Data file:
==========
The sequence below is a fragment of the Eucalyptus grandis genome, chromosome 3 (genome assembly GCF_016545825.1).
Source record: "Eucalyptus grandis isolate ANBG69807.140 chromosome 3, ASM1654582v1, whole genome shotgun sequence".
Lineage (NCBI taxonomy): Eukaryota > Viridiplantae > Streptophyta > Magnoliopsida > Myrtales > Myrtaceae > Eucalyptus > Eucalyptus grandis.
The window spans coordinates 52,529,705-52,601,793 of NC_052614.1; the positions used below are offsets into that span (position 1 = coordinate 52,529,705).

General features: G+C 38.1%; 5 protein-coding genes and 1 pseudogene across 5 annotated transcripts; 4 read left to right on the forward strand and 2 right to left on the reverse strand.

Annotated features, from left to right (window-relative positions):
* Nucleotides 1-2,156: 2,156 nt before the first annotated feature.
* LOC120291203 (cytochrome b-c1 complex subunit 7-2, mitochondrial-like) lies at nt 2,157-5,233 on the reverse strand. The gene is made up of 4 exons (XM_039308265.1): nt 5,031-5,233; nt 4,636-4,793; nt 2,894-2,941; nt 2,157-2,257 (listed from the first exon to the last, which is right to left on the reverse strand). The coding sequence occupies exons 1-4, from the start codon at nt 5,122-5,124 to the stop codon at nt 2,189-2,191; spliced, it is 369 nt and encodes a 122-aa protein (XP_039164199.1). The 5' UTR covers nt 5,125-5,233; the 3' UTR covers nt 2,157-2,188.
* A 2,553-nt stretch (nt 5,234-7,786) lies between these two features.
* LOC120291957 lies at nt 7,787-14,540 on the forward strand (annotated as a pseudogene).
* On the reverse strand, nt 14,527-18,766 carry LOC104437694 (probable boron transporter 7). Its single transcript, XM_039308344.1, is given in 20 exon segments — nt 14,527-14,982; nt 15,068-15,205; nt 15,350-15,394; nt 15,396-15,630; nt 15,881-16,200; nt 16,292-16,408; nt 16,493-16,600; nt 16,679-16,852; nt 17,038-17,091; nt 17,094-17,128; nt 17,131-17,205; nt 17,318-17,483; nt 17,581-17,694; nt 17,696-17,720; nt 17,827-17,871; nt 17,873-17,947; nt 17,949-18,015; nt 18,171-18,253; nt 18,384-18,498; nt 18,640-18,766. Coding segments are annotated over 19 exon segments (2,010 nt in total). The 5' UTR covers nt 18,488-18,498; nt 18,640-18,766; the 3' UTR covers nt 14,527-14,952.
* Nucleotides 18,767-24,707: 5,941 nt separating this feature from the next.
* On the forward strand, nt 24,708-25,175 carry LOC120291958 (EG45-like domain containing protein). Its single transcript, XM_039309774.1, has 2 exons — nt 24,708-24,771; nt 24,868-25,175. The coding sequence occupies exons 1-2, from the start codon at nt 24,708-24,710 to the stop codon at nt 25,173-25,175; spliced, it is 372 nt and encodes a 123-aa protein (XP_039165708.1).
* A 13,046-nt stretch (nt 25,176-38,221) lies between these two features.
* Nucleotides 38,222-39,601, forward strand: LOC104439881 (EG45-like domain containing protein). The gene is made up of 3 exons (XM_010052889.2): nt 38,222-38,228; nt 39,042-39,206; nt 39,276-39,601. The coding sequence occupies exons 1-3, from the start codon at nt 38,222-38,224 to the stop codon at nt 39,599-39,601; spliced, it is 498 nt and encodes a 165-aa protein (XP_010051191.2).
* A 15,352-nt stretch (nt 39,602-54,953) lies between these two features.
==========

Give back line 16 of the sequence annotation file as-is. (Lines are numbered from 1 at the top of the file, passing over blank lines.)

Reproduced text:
* A 15,352-nt stretch (nt 39,602-54,953) lies between these two features.